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Anarchy and violence: the fishing lot system

Anarchy and violence: the fishing lot system

THE fishing lot system, which covers the majority of Cambodia's most productive

freshwater fishing areas, is at the heart of the country's freshwater fisheries

management. This system was first established by French Protectorate authorities

in 1927 and was reintroduced by the Cambodian Government in 1988.

The

fishing lot system hinges on the public auction of lots that allows successful

bidders exclusive two-year fishing rights to prescribed areas.

Cambodia

currently has 279 private fishing lots totaling 8,529 square kilometers across

the Tonle Sap and Cambodia's other rivers. Many of these lots include flood

plains and forest areas that are important for fish breeding as well as for

irrigation by farmers during the dry season.

What's theoretically left to

the free use of the Cambodian public is an estimated 24,114 square kilometers of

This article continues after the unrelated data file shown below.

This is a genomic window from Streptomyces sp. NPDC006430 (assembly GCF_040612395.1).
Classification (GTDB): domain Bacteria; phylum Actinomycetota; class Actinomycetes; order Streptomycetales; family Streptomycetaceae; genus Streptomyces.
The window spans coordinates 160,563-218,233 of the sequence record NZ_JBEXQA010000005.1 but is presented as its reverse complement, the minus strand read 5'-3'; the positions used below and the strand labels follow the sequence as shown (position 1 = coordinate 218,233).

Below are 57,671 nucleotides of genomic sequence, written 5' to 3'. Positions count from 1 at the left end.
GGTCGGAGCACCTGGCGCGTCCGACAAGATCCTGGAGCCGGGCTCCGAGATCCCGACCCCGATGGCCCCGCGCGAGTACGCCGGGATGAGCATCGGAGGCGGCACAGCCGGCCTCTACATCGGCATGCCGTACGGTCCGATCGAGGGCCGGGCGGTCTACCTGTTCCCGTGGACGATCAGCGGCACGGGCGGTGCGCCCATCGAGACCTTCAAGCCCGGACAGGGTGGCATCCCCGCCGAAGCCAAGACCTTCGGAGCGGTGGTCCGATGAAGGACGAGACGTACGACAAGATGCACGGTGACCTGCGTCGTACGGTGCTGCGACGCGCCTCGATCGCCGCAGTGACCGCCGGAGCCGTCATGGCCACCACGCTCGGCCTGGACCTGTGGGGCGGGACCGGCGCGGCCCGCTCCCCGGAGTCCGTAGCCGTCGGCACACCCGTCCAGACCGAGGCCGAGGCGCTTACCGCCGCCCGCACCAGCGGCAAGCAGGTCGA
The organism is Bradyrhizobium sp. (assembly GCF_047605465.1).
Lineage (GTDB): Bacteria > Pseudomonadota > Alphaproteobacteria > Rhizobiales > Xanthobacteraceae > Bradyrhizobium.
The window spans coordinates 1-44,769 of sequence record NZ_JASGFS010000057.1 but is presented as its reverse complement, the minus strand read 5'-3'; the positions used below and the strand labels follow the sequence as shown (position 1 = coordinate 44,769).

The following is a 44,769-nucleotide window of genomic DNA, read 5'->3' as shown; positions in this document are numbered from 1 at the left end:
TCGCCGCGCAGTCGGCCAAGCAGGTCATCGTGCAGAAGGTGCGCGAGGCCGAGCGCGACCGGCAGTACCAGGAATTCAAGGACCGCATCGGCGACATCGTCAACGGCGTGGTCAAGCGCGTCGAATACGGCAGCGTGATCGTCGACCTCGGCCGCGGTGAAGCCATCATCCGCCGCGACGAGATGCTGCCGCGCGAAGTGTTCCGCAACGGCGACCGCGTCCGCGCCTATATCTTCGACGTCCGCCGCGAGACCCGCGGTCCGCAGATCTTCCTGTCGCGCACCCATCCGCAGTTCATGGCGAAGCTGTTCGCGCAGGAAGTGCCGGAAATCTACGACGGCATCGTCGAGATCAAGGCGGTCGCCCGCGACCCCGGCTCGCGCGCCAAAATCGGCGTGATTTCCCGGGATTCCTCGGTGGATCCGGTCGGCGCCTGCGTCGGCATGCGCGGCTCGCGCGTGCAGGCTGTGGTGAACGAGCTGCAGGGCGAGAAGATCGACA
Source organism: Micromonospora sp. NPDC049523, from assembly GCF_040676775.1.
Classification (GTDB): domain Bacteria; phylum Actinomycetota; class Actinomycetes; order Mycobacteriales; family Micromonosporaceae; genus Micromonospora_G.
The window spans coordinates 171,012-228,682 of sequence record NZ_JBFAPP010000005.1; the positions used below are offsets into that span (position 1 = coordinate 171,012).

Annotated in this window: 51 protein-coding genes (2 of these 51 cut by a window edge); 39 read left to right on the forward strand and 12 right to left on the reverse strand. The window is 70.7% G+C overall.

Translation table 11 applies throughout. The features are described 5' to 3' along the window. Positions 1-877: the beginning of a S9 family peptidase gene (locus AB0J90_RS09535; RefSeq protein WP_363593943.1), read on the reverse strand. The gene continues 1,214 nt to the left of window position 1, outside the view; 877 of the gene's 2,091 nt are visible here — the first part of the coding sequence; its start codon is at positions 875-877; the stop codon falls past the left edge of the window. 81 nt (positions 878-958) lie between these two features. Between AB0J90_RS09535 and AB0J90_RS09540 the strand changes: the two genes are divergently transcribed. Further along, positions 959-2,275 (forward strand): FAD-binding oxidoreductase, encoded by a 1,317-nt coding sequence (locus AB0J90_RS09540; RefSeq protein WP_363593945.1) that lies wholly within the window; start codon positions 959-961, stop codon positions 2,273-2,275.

rivers, ponds, lakes and wetlands.

The source of the conflict between

those who depend on public access fishing areas for their livelihood and the

owners of commercial fishing lots is the frequently close proximity of the two

areas and fishing lot owners' application of the principle of revenue

maximization.

This principle encourages the use of illegal technology

that affects the entire river system, both public and private.

That

illegal technology - including electrocution, the use of "catch-all" mosquito

netting rather than legal gill nets, and the pumping dry of recession ponds -

effectively "sweeps" areas around and downstream of fishing lots clear of fish,

to the detriment of local villagers.

In addition, fishing lot owners

routinely deny local people access to public fishing areas that lie next to

fishing lots, and restrict local people's use of water inside fishing lot areas

traditionally used to irrigate their crops.

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